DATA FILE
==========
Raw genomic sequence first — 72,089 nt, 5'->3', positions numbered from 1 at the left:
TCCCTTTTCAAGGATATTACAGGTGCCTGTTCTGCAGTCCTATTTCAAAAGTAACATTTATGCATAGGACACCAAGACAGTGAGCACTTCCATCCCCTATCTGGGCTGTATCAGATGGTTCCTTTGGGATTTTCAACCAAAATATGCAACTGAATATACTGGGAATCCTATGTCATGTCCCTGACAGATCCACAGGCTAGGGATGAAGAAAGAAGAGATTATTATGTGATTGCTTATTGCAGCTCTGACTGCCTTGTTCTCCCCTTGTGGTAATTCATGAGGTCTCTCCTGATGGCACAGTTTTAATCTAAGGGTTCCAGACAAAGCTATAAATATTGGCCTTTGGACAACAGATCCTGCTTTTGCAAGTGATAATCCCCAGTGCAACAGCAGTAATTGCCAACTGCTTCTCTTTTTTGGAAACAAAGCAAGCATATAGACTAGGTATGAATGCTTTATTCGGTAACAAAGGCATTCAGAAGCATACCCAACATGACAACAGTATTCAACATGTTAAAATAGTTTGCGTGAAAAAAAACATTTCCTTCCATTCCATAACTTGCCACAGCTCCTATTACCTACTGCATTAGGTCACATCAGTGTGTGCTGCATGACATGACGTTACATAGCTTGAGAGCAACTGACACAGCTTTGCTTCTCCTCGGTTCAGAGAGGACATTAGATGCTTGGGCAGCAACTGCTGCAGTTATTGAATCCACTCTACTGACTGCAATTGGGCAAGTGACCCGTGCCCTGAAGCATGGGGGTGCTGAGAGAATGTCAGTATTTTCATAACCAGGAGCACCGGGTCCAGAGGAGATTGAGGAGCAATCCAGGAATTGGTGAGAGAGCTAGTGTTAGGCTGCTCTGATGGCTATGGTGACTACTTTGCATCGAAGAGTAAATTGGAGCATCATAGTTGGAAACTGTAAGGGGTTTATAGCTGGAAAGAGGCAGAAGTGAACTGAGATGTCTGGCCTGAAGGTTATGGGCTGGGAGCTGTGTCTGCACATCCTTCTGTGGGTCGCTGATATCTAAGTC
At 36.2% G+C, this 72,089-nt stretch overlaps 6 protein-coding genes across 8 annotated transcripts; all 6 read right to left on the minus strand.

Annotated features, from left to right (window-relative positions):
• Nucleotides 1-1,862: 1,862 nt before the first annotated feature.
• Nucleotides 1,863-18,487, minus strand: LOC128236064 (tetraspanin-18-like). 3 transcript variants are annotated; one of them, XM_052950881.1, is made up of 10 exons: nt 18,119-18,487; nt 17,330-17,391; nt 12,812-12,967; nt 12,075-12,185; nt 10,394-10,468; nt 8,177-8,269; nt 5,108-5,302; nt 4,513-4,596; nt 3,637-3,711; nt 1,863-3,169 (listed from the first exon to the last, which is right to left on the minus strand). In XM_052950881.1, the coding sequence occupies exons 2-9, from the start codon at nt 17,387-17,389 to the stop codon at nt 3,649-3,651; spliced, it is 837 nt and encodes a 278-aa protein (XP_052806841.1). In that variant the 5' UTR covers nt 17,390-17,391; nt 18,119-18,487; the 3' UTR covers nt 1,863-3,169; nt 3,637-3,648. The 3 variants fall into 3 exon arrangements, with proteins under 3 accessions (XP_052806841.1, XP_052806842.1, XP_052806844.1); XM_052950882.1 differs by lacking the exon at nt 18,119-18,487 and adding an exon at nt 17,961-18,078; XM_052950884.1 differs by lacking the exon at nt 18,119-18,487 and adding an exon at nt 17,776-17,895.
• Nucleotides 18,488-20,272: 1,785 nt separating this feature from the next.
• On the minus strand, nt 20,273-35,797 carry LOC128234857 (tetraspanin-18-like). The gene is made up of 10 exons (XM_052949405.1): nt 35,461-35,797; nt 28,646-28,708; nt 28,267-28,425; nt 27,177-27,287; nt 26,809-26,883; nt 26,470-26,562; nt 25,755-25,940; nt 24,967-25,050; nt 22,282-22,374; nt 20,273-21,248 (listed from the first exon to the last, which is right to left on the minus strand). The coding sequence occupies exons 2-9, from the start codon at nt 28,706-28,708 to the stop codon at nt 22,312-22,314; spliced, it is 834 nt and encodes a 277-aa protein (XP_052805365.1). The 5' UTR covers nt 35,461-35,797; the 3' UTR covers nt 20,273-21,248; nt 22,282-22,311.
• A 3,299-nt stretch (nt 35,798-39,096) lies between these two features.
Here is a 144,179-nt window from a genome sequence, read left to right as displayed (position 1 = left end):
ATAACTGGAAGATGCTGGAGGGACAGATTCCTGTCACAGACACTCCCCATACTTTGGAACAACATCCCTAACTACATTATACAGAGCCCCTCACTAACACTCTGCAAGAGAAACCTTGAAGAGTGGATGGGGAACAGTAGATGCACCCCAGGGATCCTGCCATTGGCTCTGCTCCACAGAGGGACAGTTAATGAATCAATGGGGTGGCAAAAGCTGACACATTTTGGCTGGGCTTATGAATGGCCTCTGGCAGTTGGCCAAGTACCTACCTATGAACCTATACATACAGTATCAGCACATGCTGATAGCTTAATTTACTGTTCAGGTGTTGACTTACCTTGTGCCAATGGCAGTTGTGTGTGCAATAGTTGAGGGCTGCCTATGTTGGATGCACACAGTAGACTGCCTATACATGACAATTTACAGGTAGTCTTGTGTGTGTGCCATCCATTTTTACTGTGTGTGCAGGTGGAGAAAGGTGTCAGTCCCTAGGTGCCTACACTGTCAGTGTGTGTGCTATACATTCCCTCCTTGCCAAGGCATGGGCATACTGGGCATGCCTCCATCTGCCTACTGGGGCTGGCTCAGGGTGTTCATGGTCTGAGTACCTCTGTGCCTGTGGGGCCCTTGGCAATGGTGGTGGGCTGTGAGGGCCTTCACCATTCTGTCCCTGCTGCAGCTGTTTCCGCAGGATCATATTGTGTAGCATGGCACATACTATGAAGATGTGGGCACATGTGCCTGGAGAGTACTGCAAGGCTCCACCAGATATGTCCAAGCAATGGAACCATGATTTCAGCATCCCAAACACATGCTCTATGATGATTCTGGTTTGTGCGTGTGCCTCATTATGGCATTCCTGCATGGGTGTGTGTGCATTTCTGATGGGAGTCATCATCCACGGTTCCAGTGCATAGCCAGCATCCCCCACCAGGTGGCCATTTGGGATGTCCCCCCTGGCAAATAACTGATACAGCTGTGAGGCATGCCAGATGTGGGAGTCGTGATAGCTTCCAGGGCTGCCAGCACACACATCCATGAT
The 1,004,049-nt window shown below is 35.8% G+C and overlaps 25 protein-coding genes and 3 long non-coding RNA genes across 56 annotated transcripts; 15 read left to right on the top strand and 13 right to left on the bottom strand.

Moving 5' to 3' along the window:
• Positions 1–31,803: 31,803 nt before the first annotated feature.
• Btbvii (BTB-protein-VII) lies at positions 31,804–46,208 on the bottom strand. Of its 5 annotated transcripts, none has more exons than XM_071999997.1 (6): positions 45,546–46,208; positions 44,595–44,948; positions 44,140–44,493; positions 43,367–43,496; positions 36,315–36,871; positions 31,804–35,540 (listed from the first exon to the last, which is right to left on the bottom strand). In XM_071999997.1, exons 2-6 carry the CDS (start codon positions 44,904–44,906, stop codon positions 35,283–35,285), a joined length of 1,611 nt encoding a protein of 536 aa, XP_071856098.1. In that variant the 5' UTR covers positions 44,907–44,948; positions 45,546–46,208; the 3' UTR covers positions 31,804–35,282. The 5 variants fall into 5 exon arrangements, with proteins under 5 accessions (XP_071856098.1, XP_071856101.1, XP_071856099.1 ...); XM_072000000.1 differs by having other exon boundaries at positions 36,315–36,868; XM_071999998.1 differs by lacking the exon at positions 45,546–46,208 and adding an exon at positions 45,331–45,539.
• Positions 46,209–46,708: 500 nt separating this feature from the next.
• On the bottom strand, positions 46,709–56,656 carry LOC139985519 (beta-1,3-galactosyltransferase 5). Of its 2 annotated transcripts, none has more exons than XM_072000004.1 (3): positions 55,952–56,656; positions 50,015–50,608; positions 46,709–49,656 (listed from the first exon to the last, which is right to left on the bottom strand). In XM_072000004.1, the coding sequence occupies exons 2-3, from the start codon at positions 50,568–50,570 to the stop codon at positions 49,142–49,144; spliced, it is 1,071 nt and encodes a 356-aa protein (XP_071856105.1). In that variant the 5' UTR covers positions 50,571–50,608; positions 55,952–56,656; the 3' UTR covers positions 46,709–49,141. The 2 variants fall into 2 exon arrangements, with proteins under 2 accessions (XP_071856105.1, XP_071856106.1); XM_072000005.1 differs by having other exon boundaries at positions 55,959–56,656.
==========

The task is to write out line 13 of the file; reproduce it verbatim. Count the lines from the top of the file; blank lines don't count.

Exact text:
Moving 5' to 3' along the window: